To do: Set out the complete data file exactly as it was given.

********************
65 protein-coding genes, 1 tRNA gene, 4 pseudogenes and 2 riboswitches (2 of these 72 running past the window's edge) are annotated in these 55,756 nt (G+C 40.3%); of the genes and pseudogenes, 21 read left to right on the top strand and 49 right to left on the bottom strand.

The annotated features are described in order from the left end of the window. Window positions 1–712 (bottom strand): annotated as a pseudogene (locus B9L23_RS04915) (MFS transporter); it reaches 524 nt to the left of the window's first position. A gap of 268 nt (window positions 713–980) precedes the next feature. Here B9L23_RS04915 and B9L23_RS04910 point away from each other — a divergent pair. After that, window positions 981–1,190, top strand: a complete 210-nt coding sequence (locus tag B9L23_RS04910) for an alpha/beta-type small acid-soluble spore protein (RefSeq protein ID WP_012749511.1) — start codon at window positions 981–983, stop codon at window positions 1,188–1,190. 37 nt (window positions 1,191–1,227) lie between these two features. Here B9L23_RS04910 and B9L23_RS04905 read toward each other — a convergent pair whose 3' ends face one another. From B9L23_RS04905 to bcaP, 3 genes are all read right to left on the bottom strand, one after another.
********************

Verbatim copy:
65 protein-coding genes, 1 tRNA gene, 4 pseudogenes and 2 riboswitches (2 of these 72 running past the window's edge) are annotated in these 55,756 nt (G+C 40.3%); of the genes and pseudogenes, 21 read left to right on the top strand and 49 right to left on the bottom strand.

The annotated features are described in order from the left end of the window. Window positions 1–712 (bottom strand): annotated as a pseudogene (locus B9L23_RS04915) (MFS transporter); it reaches 524 nt to the left of the window's first position. A gap of 268 nt (window positions 713–980) precedes the next feature. Here B9L23_RS04915 and B9L23_RS04910 point away from each other — a divergent pair. After that, window positions 981–1,190, top strand: a complete 210-nt coding sequence (locus tag B9L23_RS04910) for an alpha/beta-type small acid-soluble spore protein (RefSeq protein ID WP_012749511.1) — start codon at window positions 981–983, stop codon at window positions 1,188–1,190. 37 nt (window positions 1,191–1,227) lie between these two features. Here B9L23_RS04910 and B9L23_RS04905 read toward each other — a convergent pair whose 3' ends face one another. From B9L23_RS04905 to bcaP, 3 genes are all read right to left on the bottom strand, one after another.